The Disgrace of Walter Reed Is Indefensible

March 5, 2007 — -- For conservatives, feeling besieged by the national media comes naturally.

Take Ann Coulter's little speech at CPAC last week where she called John Edwards a "faggot." After the incident, the national media pounced. Republicans were ordered to renounce Coulter, something the top tier of presidential candidates quickly (and rightly) did.

Simultaneously, many conservatives instinctively circled the wagons around the gránde dame of conservative shock "humor." They whined about how unfair it is that Bill Maher can offer assorted televised idiocies each week to an indifferent nation, but let Ann Coulter say one little slur and it becomes every talking head's favorite controversy du jour. Distrustful of a national media that they think is out to get them, many conservatives supported Coulter during her hour of self-induced crisis. The underlying matter of whether or not she deserved their support (she didn't) failed to penetrate the thinking of these fiercely tribal people.

The revelations regarding the conditions at Walter Reed Hospital are of course a story of an entirely different magnitude. Nonetheless, the thought of Henry Waxman brandishing subpoenas while The New York Times writes partisan editorials might make a lot of Republicans reflexively circle the wagons around the once again besieged Bush administration.

This is an urge that Republicans and conservatives should suppress. What happened at Walter Reed is a national disgrace, and leaves an unerasable blemish on the Bush administration. To pretend otherwise would do a disservice to our returning soldiers who have suffered at Walter Reed. The disgrace of Walter Reed is indefensible; a significant conservative or Republican movement to defend it will beg the inference that the conservatives doing so have sold their souls for partisanship.

The Walter Reed General Hospital opened for business in 1909, named for Maj. Walter Reed, who discovered that mosquitoes transmitted yellow fever. In 1977, the modern incarnation of the Walter Reed Medical Center came into being. The hospital has 5,500 patient rooms and is built around a network of courtyards. Every patient room has a view of the outside.

Dean Barnett is a columnist for and blogs daily at The day the Red Sox won the World Series was the happiest day of his life.

Walter Reed has long been the flagship of U.S. military hospitals. That's why the revelations of the last couple of weeks have been so astonishing. Some of the physical conditions in the facility were disgraceful. In building 18, the epicenter of the scandal, 80 recovering soldiers had to endure soiled rugs and moldy rooms. When the workers finally arrived last week to clean things up, they had to wear protective masks.

And then there were the bureaucratic nightmares. Stories of veterans being treated with callousness, neglect and incompetence are as numerous as they are infuriating. Soldiers who sought additional treatments could get neither timely nor appropriate responses from the facility's dysfunctional operators. In short, our warriors who served our country so nobly were treated in an unforgivably shabby manner.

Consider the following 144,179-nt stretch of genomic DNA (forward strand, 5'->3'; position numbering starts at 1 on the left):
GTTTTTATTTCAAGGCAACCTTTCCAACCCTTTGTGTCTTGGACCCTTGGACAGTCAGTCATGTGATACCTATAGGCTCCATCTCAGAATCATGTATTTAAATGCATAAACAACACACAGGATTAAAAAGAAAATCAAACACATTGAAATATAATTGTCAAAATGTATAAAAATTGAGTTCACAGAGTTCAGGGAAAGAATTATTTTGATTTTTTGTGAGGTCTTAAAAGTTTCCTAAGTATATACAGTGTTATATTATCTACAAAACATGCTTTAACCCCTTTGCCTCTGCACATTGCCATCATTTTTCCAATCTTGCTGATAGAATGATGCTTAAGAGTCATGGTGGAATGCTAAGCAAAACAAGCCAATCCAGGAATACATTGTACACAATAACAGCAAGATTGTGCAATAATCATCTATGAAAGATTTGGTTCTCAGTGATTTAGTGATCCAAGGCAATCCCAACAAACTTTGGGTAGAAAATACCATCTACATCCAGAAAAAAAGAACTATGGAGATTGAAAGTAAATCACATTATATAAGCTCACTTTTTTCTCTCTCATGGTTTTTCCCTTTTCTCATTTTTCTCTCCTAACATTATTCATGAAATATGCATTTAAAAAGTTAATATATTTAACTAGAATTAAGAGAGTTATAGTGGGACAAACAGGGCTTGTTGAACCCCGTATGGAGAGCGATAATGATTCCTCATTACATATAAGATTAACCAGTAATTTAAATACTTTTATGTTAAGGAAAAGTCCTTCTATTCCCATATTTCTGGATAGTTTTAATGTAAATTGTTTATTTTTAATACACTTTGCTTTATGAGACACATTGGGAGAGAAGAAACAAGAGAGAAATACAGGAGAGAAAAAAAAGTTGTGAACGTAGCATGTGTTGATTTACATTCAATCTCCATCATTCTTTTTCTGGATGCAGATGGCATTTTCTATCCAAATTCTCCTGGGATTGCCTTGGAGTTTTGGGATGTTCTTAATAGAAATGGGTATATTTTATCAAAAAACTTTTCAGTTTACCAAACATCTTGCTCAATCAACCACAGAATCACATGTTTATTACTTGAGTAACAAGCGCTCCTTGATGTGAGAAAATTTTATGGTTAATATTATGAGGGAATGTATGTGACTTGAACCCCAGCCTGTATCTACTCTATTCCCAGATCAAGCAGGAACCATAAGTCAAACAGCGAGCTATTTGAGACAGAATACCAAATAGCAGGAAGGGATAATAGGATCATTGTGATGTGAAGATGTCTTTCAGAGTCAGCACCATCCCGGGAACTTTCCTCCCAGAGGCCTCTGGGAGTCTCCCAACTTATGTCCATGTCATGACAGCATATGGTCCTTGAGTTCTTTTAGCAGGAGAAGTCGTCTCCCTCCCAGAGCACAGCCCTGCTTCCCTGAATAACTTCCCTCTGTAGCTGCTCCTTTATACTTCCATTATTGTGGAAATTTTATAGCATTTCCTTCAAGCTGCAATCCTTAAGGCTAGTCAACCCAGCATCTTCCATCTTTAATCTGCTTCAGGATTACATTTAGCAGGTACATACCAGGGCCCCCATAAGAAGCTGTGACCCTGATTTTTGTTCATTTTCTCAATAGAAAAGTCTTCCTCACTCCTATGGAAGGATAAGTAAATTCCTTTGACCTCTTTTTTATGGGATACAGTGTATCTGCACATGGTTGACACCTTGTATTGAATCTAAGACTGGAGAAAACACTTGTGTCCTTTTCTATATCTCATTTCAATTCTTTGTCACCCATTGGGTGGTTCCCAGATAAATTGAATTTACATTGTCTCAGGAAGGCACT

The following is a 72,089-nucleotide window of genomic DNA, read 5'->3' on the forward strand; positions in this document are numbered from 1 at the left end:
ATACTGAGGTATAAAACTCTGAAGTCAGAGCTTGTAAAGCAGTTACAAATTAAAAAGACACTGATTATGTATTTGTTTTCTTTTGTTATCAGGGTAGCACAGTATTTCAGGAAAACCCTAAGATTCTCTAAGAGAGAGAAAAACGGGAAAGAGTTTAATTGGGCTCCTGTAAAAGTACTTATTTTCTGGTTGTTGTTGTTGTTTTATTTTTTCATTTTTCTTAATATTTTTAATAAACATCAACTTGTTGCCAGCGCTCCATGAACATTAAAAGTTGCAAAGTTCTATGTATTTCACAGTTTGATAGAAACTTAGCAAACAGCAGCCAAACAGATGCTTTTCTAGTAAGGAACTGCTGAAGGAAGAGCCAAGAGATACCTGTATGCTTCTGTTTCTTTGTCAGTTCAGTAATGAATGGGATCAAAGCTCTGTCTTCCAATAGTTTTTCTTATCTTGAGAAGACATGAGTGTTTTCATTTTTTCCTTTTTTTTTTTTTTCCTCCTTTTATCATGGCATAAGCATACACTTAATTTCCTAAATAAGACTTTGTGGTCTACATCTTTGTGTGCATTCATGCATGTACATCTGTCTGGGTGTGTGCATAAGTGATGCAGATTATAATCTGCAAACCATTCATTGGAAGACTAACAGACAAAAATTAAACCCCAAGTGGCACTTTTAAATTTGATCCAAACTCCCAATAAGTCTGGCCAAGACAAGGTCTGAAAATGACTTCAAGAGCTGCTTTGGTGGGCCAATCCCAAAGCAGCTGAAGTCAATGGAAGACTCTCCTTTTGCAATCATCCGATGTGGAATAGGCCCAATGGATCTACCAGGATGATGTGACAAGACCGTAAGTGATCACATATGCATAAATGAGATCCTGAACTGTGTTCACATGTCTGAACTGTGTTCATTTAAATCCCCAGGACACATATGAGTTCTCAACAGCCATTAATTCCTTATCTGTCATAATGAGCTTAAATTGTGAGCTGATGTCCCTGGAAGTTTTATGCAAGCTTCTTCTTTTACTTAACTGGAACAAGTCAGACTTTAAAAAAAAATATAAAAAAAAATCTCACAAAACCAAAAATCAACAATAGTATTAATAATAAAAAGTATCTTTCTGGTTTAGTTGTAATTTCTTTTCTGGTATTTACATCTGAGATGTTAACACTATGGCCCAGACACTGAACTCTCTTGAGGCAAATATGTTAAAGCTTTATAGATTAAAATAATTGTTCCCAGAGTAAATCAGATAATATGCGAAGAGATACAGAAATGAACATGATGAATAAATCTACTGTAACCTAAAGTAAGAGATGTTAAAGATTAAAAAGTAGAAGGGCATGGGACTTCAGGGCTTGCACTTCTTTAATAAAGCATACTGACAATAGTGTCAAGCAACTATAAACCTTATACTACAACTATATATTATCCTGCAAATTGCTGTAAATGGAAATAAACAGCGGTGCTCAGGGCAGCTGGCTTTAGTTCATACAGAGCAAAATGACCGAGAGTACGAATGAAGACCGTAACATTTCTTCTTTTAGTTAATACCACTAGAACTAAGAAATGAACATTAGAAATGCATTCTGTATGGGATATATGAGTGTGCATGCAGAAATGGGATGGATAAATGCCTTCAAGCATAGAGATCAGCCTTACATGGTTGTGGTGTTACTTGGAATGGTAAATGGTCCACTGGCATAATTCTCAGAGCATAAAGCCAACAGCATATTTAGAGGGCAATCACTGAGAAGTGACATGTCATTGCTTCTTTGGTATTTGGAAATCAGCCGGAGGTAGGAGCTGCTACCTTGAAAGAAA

It is to Secretary of Defense Robert Gates' credit that he has acted so quickly, efficiently and, yes, ruthlessly to set things right at Walter Reed. Gates' course has been a wise one. His firings have been more than symbolic. Both the general in charge of Walter Reed and the secretary of the Army have tendered their resignations. This is a welcome indication that, at least as far as this matter is concerned, "accountability" won't be limited just to the lowest member of the hierarchy that it can be plausibly pinned on.

Even wiser has been Gates' insistence that Walter Reed become an open shop for members of Congress. Without limitations, congressmen and senators can make their own investigations of what went wrong there. While many members of congress from both sides of the aisle will probably use this as an opening for a particularly tasteless photo-op while they deliver a prefab speech of righteous indignations, Gates still has done the right thing. In every sense of the term, Walter Reed had become a fetid mess. If ever a crisis needed the disinfectant that sunshine provides, it's the present one at Walter Reed.

As far as the Bush administration is concerned, longtime supporters (like myself) can only be shaking their heads in dismay and disgust over this scandal unless they've instead opted to man the partisan barricades. Taking care of our veterans, especially at a time of war, should have been a top priority. Being the flagship of all military hospitals, one would have thought that Walter Reed was providing outstanding service.

Dean Barnett is a columnist for and blogs daily at The day the Red Sox won the World Series was the happiest day of his life.

As has been the case too often with the Bush administration, we can only wonder how this has happened. Surely taking care of our veterans and recently returning soldiers was a priority for the administration. But if those were ranking priorities, how could the administration have done such a wretched job of tending to them?

For the Bush administration, the only available explanations for the disgrace at Walter Reed are that tending to our wounded veterans was a low priority, or that tending to our wounded veterans was a high priority and yet the administration was too inept to get it right.

Neither scenario puts the administration in a positive light.

Dean Barnett is a columnist for and blogs daily at The day the Red Sox won the World Series was the happiest day of his life.